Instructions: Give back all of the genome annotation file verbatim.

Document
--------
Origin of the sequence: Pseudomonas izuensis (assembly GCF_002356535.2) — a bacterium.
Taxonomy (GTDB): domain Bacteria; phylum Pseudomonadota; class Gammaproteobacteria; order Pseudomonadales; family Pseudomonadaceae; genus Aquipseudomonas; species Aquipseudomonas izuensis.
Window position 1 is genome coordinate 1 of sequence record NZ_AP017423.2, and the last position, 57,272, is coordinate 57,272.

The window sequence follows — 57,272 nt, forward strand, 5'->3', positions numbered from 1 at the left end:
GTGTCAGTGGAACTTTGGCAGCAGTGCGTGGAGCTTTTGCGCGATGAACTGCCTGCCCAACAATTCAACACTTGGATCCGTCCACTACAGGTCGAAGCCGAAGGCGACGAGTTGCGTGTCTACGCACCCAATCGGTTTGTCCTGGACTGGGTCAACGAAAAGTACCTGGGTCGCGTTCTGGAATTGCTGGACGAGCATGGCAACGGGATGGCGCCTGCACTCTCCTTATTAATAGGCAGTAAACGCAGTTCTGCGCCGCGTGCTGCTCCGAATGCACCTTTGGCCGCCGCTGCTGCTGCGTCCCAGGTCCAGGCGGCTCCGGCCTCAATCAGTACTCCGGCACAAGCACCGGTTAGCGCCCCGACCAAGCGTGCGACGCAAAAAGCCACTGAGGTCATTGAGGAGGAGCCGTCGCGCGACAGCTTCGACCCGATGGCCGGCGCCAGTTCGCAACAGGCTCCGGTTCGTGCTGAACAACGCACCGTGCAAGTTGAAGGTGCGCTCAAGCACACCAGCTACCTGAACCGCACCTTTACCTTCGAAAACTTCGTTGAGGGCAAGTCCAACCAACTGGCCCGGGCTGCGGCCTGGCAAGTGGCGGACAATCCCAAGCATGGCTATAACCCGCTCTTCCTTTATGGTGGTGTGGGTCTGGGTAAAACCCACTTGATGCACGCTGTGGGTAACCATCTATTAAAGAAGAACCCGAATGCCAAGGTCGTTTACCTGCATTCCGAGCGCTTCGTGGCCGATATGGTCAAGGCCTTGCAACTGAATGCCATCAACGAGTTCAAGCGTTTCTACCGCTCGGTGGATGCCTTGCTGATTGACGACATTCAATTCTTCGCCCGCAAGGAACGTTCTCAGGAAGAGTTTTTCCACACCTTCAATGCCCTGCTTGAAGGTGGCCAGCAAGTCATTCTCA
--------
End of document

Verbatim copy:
Origin of the sequence: Pseudomonas izuensis (assembly GCF_002356535.2) — a bacterium.
Taxonomy (GTDB): domain Bacteria; phylum Pseudomonadota; class Gammaproteobacteria; order Pseudomonadales; family Pseudomonadaceae; genus Aquipseudomonas; species Aquipseudomonas izuensis.
Window position 1 is genome coordinate 1 of sequence record NZ_AP017423.2, and the last position, 57,272, is coordinate 57,272.

The window sequence follows — 57,272 nt, forward strand, 5'->3', positions numbered from 1 at the left end:
GTGTCAGTGGAACTTTGGCAGCAGTGCGTGGAGCTTTTGCGCGATGAACTGCCTGCCCAACAATTCAACACTTGGATCCGTCCACTACAGGTCGAAGCCGAAGGCGACGAGTTGCGTGTCTACGCACCCAATCGGTTTGTCCTGGACTGGGTCAACGAAAAGTACCTGGGTCGCGTTCTGGAATTGCTGGACGAGCATGGCAACGGGATGGCGCCTGCACTCTCCTTATTAATAGGCAGTAAACGCAGTTCTGCGCCGCGTGCTGCTCCGAATGCACCTTTGGCCGCCGCTGCTGCTGCGTCCCAGGTCCAGGCGGCTCCGGCCTCAATCAGTACTCCGGCACAAGCACCGGTTAGCGCCCCGACCAAGCGTGCGACGCAAAAAGCCACTGAGGTCATTGAGGAGGAGCCGTCGCGCGACAGCTTCGACCCGATGGCCGGCGCCAGTTCGCAACAGGCTCCGGTTCGTGCTGAACAACGCACCGTGCAAGTTGAAGGTGCGCTCAAGCACACCAGCTACCTGAACCGCACCTTTACCTTCGAAAACTTCGTTGAGGGCAAGTCCAACCAACTGGCCCGGGCTGCGGCCTGGCAAGTGGCGGACAATCCCAAGCATGGCTATAACCCGCTCTTCCTTTATGGTGGTGTGGGTCTGGGTAAAACCCACTTGATGCACGCTGTGGGTAACCATCTATTAAAGAAGAACCCGAATGCCAAGGTCGTTTACCTGCATTCCGAGCGCTTCGTGGCCGATATGGTCAAGGCCTTGCAACTGAATGCCATCAACGAGTTCAAGCGTTTCTACCGCTCGGTGGATGCCTTGCTGATTGACGACATTCAATTCTTCGCCCGCAAGGAACGTTCTCAGGAAGAGTTTTTCCACACCTTCAATGCCCTGCTTGAAGGTGGCCAGCAAGTCATTCTCA